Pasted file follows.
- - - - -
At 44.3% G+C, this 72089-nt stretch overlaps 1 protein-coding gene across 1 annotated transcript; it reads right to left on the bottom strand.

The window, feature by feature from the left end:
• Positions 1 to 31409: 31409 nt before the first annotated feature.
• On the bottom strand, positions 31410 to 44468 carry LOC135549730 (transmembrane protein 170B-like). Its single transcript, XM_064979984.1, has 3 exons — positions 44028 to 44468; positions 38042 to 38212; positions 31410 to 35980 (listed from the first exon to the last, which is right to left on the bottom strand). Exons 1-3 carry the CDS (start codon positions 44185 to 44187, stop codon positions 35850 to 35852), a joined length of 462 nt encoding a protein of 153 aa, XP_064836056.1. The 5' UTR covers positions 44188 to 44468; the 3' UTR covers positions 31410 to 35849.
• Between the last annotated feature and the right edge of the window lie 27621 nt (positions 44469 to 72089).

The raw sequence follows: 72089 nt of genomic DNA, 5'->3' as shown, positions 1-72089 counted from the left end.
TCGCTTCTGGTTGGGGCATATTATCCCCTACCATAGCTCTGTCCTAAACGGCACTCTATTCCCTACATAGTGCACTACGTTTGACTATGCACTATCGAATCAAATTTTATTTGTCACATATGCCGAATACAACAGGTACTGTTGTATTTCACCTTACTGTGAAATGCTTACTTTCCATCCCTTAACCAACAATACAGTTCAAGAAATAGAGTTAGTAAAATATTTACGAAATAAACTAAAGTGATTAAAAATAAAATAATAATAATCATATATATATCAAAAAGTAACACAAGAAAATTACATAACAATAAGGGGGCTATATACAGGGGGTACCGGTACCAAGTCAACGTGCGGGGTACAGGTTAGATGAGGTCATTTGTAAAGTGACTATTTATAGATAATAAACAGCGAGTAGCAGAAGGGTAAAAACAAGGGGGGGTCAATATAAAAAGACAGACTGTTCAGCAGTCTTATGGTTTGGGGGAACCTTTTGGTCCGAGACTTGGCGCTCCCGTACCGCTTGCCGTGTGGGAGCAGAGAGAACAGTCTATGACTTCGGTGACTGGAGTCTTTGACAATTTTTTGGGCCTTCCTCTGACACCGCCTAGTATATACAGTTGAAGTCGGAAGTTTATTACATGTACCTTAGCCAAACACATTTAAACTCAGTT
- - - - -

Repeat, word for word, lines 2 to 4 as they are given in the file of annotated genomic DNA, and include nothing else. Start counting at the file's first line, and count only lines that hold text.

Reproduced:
The window, feature by feature from the left end:
• Positions 1 to 31409: 31409 nt before the first annotated feature.
• On the bottom strand, positions 31410 to 44468 carry LOC135549730 (transmembrane protein 170B-like). Its single transcript, XM_064979984.1, has 3 exons — positions 44028 to 44468; positions 38042 to 38212; positions 31410 to 35980 (listed from the first exon to the last, which is right to left on the bottom strand). Exons 1-3 carry the CDS (start codon positions 44185 to 44187, stop codon positions 35850 to 35852), a joined length of 462 nt encoding a protein of 153 aa, XP_064836056.1. The 5' UTR covers positions 44188 to 44468; the 3' UTR covers positions 31410 to 35849.